Lenders Can Directly Move Insolvency Plea Against Guarantors, NCLAT Says
A customer waits to deposit Indian 100 rupee banknotes at a counter inside an Axis Bank Ltd. branch in Mumbai, India. (Photographer: Dhiraj Singh/Bloomberg)

Lenders Can Directly Move Insolvency Plea Against Guarantors, NCLAT Says


The National Company Law Appellate Tribunal has held that the lenders of defaulting companies can initiate corporate insolvency resolution process against corporate guarantors without invoking the Corporate Insolvency Resolution Process for the principal borrowers.

A three-member bench of the appellate tribunal in a judgement said that corporate guarantors are also financial creditors.

"We hold that it is not necessary to initiate CIRP against the principal borrower before initiating 'Corporate Insolvency Resolution Process' against the corporate guarantors. Without initiating any CIRP against the principal borrower, it is always open to the financial creditor to initiate CIRP under Section 7 against the corporate guarantors, as the creditor is also the financial creditor' qua (being) corporate Guarantor," said NCLAT bench headed by Chairman Justice SJ Mukhopadhaya.

Section 7 of the Insolvency & Bankruptcy Code empowers a financial creditor either by itself or jointly with other financial creditors to file insolvency plea against its corporate debtor before the National Company Law Tribunal.

It also allows the lenders to suggest a name of person to act as the resolution professional of the company.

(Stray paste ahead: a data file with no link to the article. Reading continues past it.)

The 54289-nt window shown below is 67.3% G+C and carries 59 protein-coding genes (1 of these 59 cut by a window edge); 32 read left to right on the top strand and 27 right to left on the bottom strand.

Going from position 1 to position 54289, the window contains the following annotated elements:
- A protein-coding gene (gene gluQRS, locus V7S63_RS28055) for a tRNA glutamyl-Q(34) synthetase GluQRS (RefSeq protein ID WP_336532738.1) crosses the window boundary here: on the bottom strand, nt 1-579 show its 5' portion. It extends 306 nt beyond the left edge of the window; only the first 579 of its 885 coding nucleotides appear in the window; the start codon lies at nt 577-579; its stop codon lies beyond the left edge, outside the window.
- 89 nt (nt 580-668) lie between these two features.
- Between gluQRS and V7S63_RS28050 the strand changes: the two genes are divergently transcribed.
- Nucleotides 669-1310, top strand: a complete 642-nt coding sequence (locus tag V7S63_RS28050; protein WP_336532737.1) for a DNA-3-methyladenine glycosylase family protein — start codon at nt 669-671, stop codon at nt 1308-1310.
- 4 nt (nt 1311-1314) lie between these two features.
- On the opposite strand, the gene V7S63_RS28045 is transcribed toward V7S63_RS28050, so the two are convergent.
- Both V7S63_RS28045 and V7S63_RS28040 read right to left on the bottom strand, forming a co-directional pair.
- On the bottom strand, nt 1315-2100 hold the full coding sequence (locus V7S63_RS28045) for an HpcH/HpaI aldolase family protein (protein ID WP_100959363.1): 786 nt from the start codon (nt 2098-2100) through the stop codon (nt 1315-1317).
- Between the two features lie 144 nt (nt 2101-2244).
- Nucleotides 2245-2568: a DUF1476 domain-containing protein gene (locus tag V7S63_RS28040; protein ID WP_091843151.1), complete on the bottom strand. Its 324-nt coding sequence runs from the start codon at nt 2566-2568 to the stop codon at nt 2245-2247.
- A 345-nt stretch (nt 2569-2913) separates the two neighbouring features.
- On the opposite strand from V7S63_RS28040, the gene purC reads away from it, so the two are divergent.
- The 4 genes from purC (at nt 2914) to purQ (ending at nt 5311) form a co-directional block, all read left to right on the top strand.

"The provisions of the I&B Code do not bar a 'financial creditor' from initiating CIRP against the guarantor, who comes within the meaning of corporate debtor," said the NCLAT.

Also read: Reid & Taylor Insolvency: Employees Versus Disgruntled Creditor

NCLAT's direction came earlier this month over a batch of petitions filed against an order of the NCLT Kolkata bench, where it has allowed the insolvency plea filed by the state-owned REC against Ferro Alloys Corporation.

REC had sanctioned a loan aggregating Rs 517.90 crore to Facor Power in May, 2009. For that, a corporate guarantee agreement was signed with Ferro Alloys, which had later pledged 19.80 crore shares.

Later, Facor Power defaulted on repayment of dues and its account was classified as non-performing asset.

Following this, lenders invoked the corporate guarantee and asked Ferro Alloys to pay the amount, due and payable by Facor Power, amounting to Rs 564.63 crore as on Sept. 30, 2015.

The tribunal had on Jul. 6, 2017 admitted the application filed by REC under Section 7 and this was challenged before NCLAT by Ferro Alloys.

However, NCLAT dismissed the appeal and said that as guarantee was invoked by REC against Ferro Alloys and demand was raised, the latter became a corporate debtor of REC.

The bench also observed that in its annual report for FY 2016-17, Ferro Alloys had shown Rs 517.90 crore payable to the financial creditor and it was clear that the firm admitted the debt and in absence of payment, it was default.

Also read: FSR: RBI Says Bank NPAs May Fall To 10.3% In March 2019

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